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14 Southeast Asian Fruits That World Citizens Probably Wouldn't Recognize
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14 Southeast Asian Fruits That World Citizens Probably Wouldn't Recognize

Trying new foods is one of the best parts of visiting Southeast Asia.

In the two years, I lived in Malaysia, I came across dozens of fruits I had never even heard of in the United States, let alone tasted. Some of the most notable was durian – the so-called “king of the fruits” whose smell is so strong it’s banned from hotels – and rambutan, nature’s answer to the Koosh ball.

Nothing can compare to tasting these exotic fruits for the first time, but after one bite it’s clear to see why they are so beloved throughout the region.

Thus, according to Mark Abadi from Business Insider US, herewith is his list of 14 fruits from Southeast Asia that the (maybe) average American didn’t know existed:

DURIAN

Source: WORLD OF BUZZ
Source: WORLD OF BUZZ

The quintessential Southeast Asian fruit is the durian. Malaysians call it the 'king of the fruits' and it's a source of national pride.

Durain has an incredibly pungent taste and smell that many outsiders can't tolerate. The late Anthony Bourdain once said of durian, "your breath will smell as if you'd been French-kissing your dead grandmother.

The fruit is banned in many Malaysian hotels.

MANGOSTEEN

Source: Bluechai.com
Source: Bluechai.com

Speaking of forbidden fruits, Mangosteen is another popular one.

It has a tough purple husk and soft, juicy flesh inside. It doesn't stink like durian, but it's banned in many buildings because the rind leaves a purple stain on anything it comes in contact with.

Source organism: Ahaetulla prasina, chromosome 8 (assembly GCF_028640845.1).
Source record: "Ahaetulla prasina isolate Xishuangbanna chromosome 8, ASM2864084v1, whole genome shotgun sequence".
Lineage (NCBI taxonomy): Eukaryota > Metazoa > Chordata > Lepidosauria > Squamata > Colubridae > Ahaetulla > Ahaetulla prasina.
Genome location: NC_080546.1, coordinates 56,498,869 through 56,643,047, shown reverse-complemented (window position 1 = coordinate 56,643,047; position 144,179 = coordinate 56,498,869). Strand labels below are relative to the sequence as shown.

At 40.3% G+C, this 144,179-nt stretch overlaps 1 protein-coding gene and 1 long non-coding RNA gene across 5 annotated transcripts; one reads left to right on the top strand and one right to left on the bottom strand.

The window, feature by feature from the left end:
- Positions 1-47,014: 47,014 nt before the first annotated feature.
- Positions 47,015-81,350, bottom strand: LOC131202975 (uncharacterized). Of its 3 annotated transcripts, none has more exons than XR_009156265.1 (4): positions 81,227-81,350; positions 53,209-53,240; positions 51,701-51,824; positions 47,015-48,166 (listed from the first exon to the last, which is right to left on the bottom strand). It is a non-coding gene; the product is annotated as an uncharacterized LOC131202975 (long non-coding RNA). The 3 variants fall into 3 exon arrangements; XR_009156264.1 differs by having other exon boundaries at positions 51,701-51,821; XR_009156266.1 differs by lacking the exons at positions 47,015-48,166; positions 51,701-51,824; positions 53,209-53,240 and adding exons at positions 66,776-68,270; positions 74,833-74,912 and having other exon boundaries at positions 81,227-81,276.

RAMBUTAN

Source: The Indigenous Bartender
Source: The Indigenous Bartender

Rambutan comes from the Malay word for 'hair'. On the inside is a pleasantly sweet fruit that tastes somewhat like a red grape.

SALAK

Source: Khasiat
Source: Khasiat

Salak is sometimes called 'snakefruit' in English because of its scaly exterior.

The flesh isn't juicy like the other fruits - it's a much dryer. It tastes sweet and slightly acidic, like a citrus fruit.

DRAGONFRUIT

Source: Birthorderplus.com
Source: Birthorderplus.com

Dragonfruit is notable for its psychedelic appearance.

Its texture is reminiscent of kiwi, and its taste is mildly sweet. The pink if often used to give color to smoothies and other drinks.

LANGSAT

Source: SteemKR
Source: SteemKR

Langsat is another popular fruit in Malaysia.

Peel back the thin skin and you'll find a translucent, juicy orb inside with a sweet and sour taste.

JACKFRUIT

Source: Eat This Much
Source: Eat This Much

Jackfruit looks like a durian from a far, only much bigger - imagine two watermelons side by side.

There's no putrid smell with this fruit, either. The inside of a jackfruit contains dozens of pods of thick, chewy flesh -- it's sometimes used as a meat substitute in cooking. The taste is like a banana and pineapple.

CEMPEDAK

Source: Bagas Zakariah
Source: Bagas Zakariah

Another gargantuan fruit from Malaysia is the cempedak - pronounced with a "ch" sound. The pods inside a cempedak are a lot harder than those of a jackfruit.

The flesh is also much more mushy and custardy than a jackfruit, although the appearance is similar.

PULASAN

Source: journey nazri - Blogger
Source: journey nazri - Blogger

Pulasan has a tough exterior, but it's easy to break open.

On the inside is a juicy sphere that has a complex flavor that's fragfrant, sweet and slightly tangy.

MATA KUCING

Source: Bantulah Share!
Source: Bantulah Share!

Mata kucing is Malay word for "cat's eye" - no surprise why once you open one.

LYCHEE

Source: One Green Planet
Source: One Green Planet

Lychee is an Asian fruit many Americans may be familiar with. It's common for Malaysians to put lychee in their iced tea.

JAMBU AIR (WATER APPLE)

Source: Pinterest
Source: Pinterest

The jambu air, or water apple, has a crisp and watery texture.

DURIAN BELANDA (SOURSOP)

Source: PenmerahPress
Source: PenmerahPress

And the taste of a soursop might catch you off guard - it's thick, somewhat creamy and a mixture of sweet, sour and musky.

ASIAN PEARS

Source: Huffington Post
Source: Huffington Post

Asian pears are crisp and fragrant, and have the texture of an apple.

Source: https://www.businessinsider.my/fruit-southeast-asia-durian-2018-7/?r=US&IR=T

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